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Sansho grows in dense clusters of small fruits, similar to grape bunches, and the fruits have a round to oval shape, averaging 3 to 5 millimeters in diameter. Each fruit has a pale to lime green hue when young, eventually transitioning into shades of red and pink with maturity. The fruits also showcase smooth to bumpy, pocked skin, depending on ripeness, and the surface is generally taught, semi-thin, and firm. When young, Sansho fruits have a crisp and crunchy consistency, and as the fruits mature, they grow hard and tough, lessening in aroma and taste. Mature fruits will eventually split open, dispersing tiny black seeds. For culinary use, only fruits with a smooth and light green hue should be harvested. Look for fruits that are still attached to fresh, plump branches. Sansho is aromatic and has a pungent, peppery, and refreshing citrusy flavor. The fruits impart an immediate tingling to numbing sensation on the palate, similar to Sichuan peppercorns, and as the sensation slowly fades, a fruity and citrusy taste can be detected with nuances of lemon, citronella, yuzu, and mint.
Sansho fruits are available in the late spring through early fall, with a peak season in May through July.
Sansho, botanically classified as Zanthoxylum piperitum, are the fruits of a deciduous tree belonging to the Rutaceae family. Sansho trees, also known as Prickly Ash trees, are small in size, reaching 3 to 4 meters in height, and the fruits, sometimes referred to as berries, grow in clusters throughout the wide-spreading canopy. The species is native to East Asia, and the fruits, leaves, and roots have been utilized in medicinal and culinary preparations since ancient times. Sansho translates from Japanese to mean "mountain pepper," and the fruits are also known as Japanese Pepper in English and Chopi in Korean. In Japan, Sansho fruits are valued for their peppery, tingly, and refreshing taste and are used as a robust condiment and spice. Dried, ground Sansho berries are considered one of the oldest spices utilized in Japanese cuisine, and there are four main varieties commercially produced, including Asakura, Budo, Takahara, and Kogen Sansho. In the modern day, Sansho fruits are harvested by hand from wild and domesticated trees and are a seasonal delicacy only available fresh for a few months each year.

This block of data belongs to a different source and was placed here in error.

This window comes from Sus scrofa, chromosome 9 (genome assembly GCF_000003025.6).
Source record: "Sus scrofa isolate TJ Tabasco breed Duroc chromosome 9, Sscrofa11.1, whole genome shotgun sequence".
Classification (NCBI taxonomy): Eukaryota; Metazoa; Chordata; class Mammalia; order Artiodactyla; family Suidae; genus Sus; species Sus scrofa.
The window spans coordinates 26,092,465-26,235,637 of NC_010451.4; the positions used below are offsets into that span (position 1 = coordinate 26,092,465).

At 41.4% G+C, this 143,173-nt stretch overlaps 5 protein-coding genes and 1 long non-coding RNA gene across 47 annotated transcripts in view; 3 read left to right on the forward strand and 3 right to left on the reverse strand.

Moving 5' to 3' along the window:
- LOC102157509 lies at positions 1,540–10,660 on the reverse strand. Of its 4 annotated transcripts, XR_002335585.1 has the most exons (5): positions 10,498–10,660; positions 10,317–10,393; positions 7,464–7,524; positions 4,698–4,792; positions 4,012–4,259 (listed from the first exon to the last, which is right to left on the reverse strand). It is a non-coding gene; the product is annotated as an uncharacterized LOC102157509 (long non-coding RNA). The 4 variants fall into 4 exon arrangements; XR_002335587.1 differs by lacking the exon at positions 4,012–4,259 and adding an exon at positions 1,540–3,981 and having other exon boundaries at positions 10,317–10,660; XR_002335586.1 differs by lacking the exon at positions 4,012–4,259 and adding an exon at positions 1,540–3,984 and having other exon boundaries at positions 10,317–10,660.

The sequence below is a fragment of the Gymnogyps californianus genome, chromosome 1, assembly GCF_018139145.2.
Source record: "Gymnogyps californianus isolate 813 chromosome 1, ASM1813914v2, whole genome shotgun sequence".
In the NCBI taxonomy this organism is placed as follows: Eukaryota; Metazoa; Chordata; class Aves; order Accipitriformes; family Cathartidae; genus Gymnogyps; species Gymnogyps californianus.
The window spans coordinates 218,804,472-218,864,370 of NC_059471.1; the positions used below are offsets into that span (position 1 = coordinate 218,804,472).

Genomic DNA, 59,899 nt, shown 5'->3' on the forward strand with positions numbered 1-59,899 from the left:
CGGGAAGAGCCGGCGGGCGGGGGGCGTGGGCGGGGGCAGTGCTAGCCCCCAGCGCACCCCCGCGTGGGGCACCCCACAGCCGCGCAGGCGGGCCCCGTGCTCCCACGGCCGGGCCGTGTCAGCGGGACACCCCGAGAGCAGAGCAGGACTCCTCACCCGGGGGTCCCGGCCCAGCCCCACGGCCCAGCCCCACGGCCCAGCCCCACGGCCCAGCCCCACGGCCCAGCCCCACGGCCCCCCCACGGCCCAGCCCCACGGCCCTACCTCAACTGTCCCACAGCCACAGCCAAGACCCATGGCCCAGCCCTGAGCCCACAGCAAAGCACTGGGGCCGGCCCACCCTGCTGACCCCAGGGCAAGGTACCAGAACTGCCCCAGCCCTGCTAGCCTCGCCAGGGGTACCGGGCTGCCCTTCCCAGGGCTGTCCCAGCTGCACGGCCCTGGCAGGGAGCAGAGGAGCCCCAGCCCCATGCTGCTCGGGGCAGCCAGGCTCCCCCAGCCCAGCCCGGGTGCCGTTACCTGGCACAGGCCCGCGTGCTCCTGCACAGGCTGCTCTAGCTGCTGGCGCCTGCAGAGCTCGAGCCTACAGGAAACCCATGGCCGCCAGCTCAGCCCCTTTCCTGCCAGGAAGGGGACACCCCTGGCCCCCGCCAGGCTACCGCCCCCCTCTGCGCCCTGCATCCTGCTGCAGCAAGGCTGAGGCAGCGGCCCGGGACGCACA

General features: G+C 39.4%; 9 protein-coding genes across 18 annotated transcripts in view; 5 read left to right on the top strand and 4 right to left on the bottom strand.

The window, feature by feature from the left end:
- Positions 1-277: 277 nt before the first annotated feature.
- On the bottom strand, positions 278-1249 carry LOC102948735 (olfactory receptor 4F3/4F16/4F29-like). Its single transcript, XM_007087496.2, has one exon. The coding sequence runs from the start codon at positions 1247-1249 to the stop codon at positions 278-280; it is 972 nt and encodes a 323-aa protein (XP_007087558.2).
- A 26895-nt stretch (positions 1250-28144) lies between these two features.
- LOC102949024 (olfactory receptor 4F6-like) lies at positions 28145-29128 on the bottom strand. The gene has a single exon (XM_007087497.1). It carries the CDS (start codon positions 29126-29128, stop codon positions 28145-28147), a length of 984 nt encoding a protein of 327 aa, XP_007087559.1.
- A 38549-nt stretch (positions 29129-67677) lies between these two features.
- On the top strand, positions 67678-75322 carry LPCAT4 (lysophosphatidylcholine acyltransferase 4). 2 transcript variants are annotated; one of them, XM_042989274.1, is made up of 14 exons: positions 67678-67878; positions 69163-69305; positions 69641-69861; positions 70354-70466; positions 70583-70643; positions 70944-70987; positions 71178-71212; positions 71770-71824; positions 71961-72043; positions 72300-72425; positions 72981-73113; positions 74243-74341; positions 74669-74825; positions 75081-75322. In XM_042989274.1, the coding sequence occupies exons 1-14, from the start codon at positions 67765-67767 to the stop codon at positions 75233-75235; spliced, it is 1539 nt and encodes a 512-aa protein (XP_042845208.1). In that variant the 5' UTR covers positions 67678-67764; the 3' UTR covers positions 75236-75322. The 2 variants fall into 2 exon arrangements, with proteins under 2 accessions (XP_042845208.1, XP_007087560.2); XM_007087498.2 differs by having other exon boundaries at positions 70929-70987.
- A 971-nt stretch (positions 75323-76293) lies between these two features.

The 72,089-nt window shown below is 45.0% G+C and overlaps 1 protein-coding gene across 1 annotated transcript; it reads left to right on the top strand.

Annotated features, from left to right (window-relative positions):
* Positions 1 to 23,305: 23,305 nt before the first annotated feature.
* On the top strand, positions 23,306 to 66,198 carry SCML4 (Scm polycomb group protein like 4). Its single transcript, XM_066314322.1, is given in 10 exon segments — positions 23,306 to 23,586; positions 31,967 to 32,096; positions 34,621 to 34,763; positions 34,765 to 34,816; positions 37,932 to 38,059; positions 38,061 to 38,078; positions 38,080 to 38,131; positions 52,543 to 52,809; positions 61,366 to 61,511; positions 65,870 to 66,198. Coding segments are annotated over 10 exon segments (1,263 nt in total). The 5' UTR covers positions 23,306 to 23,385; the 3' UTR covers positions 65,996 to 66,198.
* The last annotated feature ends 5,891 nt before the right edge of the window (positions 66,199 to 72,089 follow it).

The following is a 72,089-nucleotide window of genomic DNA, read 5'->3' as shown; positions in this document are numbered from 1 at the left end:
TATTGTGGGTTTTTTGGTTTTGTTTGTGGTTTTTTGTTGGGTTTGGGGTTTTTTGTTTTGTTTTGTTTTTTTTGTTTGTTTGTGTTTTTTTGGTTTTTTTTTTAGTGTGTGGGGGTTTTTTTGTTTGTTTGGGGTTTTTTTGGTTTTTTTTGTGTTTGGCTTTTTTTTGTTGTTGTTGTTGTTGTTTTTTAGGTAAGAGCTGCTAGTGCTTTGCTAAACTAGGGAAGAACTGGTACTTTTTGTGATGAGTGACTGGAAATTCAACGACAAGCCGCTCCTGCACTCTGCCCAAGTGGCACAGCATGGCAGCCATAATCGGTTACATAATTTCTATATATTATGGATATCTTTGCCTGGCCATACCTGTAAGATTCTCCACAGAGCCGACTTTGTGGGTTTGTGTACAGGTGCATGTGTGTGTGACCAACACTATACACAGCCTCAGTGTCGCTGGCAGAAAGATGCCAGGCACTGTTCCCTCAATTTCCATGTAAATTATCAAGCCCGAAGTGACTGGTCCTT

Sansho fruits are a source of fiber to regulate the digestive tract, iron to develop the protein hemoglobin for oxygen transport through the bloodstream, calcium to build strong bones and teeth, and other nutrients, including B vitamins, potassium, vitamin A, and phosphorus. The fruits also provide sanshool, a compound responsible for the spicy, mouth-numbing sensation. This compound is also found in Sichuan peppercorns, another ingredient used in culinary preparations for its robust, piquant flavor. In natural medicines historically practiced throughout Asia, Sansho fruits were used as a digestive aid, consumed to warm the body to fight fevers and parasites. The fruits were also utilized as an antiseptic.